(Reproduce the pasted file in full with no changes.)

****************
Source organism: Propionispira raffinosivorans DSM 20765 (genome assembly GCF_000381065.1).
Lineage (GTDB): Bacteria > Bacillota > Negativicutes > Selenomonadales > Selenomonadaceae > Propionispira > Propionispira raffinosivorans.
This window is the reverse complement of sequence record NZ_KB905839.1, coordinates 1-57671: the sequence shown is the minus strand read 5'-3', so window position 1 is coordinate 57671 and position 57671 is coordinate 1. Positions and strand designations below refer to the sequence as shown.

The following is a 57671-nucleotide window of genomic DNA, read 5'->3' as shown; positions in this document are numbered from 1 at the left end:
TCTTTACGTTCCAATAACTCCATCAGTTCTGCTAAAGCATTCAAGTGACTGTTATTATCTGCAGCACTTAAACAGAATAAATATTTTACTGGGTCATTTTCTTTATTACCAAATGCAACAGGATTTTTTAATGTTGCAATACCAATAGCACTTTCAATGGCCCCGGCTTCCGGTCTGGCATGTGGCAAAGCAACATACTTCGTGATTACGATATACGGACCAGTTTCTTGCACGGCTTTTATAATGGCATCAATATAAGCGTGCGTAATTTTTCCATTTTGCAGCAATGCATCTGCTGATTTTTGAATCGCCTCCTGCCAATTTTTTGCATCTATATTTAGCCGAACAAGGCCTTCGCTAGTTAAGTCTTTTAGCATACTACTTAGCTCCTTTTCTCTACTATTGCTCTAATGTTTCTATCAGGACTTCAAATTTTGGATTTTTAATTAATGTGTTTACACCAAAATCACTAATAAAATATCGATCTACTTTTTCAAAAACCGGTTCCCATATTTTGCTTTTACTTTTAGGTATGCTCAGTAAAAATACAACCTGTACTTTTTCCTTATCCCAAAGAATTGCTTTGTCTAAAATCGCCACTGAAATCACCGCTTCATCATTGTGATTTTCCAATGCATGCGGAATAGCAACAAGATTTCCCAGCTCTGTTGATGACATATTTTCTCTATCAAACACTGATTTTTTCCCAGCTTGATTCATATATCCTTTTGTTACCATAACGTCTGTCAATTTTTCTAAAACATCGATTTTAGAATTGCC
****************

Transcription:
Source organism: Propionispira raffinosivorans DSM 20765 (genome assembly GCF_000381065.1).
Lineage (GTDB): Bacteria > Bacillota > Negativicutes > Selenomonadales > Selenomonadaceae > Propionispira > Propionispira raffinosivorans.
This window is the reverse complement of sequence record NZ_KB905839.1, coordinates 1-57671: the sequence shown is the minus strand read 5'-3', so window position 1 is coordinate 57671 and position 57671 is coordinate 1. Positions and strand designations below refer to the sequence as shown.

The following is a 57671-nucleotide window of genomic DNA, read 5'->3' as shown; positions in this document are numbered from 1 at the left end:
TCTTTACGTTCCAATAACTCCATCAGTTCTGCTAAAGCATTCAAGTGACTGTTATTATCTGCAGCACTTAAACAGAATAAATATTTTACTGGGTCATTTTCTTTATTACCAAATGCAACAGGATTTTTTAATGTTGCAATACCAATAGCACTTTCAATGGCCCCGGCTTCCGGTCTGGCATGTGGCAAAGCAACATACTTCGTGATTACGATATACGGACCAGTTTCTTGCACGGCTTTTATAATGGCATCAATATAAGCGTGCGTAATTTTTCCATTTTGCAGCAATGCATCTGCTGATTTTTGAATCGCCTCCTGCCAATTTTTTGCATCTATATTTAGCCGAACAAGGCCTTCGCTAGTTAAGTCTTTTAGCATACTACTTAGCTCCTTTTCTCTACTATTGCTCTAATGTTTCTATCAGGACTTCAAATTTTGGATTTTTAATTAATGTGTTTACACCAAAATCACTAATAAAATATCGATCTACTTTTTCAAAAACCGGTTCCCATATTTTGCTTTTACTTTTAGGTATGCTCAGTAAAAATACAACCTGTACTTTTTCCTTATCCCAAAGAATTGCTTTGTCTAAAATCGCCACTGAAATCACCGCTTCATCATTGTGATTTTCCAATGCATGCGGAATAGCAACAAGATTTCCCAGCTCTGTTGATGACATATTTTCTCTATCAAACACTGATTTTTTCCCAGCTTGATTCATATATCCTTTTGTTACCATAACGTCTGTCAATTTTTCTAAAACATCGATTTTAGAATTGCC